Special Feature
Coral Reef Photo

Using the spread of infectious diseases as a model, a University of Utah researcher has shone new light on how humans first settled the islands of the Pacific some 3,500 years ago. Read about what his discoveries on EurekAlert! here.


Video: Research by Hebrew University of Jerusalem researchers has shed some light on exactly how octopuses manage their uniquely unusual biology. Check out some detailed videos of their work here and here, then read about it on EurekAlert!.
The Marine Science Portal on EurekAlert! was created through grants from The David and Lucile Packard Foundation and The Ambrose Monell Foundation.
 

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Showing releases 256-265 out of 394.

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Public Release: 25-Feb-2015
Environmental Pollution
Agricultural insecticides pose a global risk to surface water bodies
Streams within approximately 40 percent of the global land surface are at risk from the application of insecticides. These were the results from the first global map to be modeled on insecticide runoff to surface waters, which has just been published in the journal Environmental Pollution by researchers from the Helmholtz Center for Environmental Research and the University of Koblenz-Landau together with the University of Milan, Aarhus University and Aachen University.
European Commission, German Ministry for Education and Research

Contact: Tilo Arnhold
presse@ufz.de
49-341-235-1635
Helmholtz Centre for Environmental Research - UFZ

Public Release: 25-Feb-2015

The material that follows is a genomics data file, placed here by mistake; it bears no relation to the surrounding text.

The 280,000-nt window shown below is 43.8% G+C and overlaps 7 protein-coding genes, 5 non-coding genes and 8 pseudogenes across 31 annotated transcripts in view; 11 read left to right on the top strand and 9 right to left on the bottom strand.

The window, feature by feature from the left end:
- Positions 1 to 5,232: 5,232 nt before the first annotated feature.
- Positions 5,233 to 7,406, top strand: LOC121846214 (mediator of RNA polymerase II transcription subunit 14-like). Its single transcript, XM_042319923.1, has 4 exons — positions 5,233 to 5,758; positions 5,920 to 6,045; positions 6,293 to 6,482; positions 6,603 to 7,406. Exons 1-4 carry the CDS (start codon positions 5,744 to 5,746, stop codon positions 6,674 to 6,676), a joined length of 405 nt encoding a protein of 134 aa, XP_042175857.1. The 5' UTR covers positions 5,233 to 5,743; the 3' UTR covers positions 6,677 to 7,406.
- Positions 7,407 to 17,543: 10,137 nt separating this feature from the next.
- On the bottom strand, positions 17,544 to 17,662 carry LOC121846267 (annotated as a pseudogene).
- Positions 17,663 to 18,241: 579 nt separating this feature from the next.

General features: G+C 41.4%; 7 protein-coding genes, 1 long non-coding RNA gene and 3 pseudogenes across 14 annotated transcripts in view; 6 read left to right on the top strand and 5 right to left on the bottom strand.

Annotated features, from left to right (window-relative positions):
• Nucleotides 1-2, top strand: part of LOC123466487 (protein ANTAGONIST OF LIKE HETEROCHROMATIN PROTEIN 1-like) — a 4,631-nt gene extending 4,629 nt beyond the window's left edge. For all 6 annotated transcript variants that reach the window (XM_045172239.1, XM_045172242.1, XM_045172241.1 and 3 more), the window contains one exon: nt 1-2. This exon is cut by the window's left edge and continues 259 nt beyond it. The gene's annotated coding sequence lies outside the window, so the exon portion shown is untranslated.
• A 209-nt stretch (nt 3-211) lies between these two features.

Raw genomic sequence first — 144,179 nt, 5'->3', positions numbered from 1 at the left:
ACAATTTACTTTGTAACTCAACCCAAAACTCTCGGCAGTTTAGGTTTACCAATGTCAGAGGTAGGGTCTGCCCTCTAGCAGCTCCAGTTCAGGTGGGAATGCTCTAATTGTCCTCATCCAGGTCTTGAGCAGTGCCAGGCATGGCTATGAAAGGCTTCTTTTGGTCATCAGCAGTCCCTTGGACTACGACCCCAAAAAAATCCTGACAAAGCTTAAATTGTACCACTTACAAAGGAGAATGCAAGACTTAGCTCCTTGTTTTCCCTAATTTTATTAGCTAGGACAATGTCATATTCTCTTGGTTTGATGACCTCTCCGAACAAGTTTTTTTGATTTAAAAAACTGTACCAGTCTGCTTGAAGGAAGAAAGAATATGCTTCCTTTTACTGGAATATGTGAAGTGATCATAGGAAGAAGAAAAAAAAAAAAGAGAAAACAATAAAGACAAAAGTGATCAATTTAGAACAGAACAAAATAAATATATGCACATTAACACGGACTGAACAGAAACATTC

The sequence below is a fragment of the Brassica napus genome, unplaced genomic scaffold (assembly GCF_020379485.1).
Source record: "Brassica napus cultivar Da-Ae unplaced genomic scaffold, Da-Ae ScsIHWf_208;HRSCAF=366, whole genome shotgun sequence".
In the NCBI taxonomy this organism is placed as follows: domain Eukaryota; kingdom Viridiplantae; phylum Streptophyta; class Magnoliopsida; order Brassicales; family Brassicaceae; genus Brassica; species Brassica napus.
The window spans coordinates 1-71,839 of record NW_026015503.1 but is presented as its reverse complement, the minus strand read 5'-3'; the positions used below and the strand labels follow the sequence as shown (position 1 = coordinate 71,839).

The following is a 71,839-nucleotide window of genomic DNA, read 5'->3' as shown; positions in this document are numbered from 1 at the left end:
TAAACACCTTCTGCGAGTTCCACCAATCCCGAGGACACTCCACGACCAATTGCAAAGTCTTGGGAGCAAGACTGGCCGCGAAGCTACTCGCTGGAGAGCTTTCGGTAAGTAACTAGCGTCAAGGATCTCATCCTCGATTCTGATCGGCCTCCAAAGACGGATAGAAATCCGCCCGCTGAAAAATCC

BioScience
Isolated wetlands have significant impact on water quality
Geographically isolated wetlands play an outsized role in providing clean water and other environmental benefits even though they may lack the regulatory protections of other wetlands, according to an article by Indiana University researchers and colleagues.
National Science Foundation

Contact: Steve Hinnefeld
slhinnef@iu.edu
812-856-3488
Indiana University

Public Release: 24-Feb-2015
NASA Terra satellite spots new Tropical Cyclone 14S
A tropical low pressure area designated as System 90S formed in the Southern Indian Ocean on Feb. 21, 2015 and has been slowly organizing and consolidating. Three days later System 90S became Tropical Storm 14S as NASA's Terra satellite passed overhead.
NASA

Contact: Rob Gutro
robert.j.gutro@nasa.gov
NASA/Goddard Space Flight Center

Public Release: 24-Feb-2015
Journal of Vertebrate Paleontology
Climate-change clues from the turtles of tropical Wyoming
Tropical turtle fossils discovered in Wyoming by University of Florida scientists reveal that when the earth got warmer, prehistoric turtles headed north. But if today's turtles try the same technique to cope with warming habitats, they might run into trouble.

Contact: Jonathan Bloch
jbloch@flmnh.ufl.edu
352-514-1270
University of Florida

Public Release: 24-Feb-2015
Pew names 5 new marine conservation fellows for 2015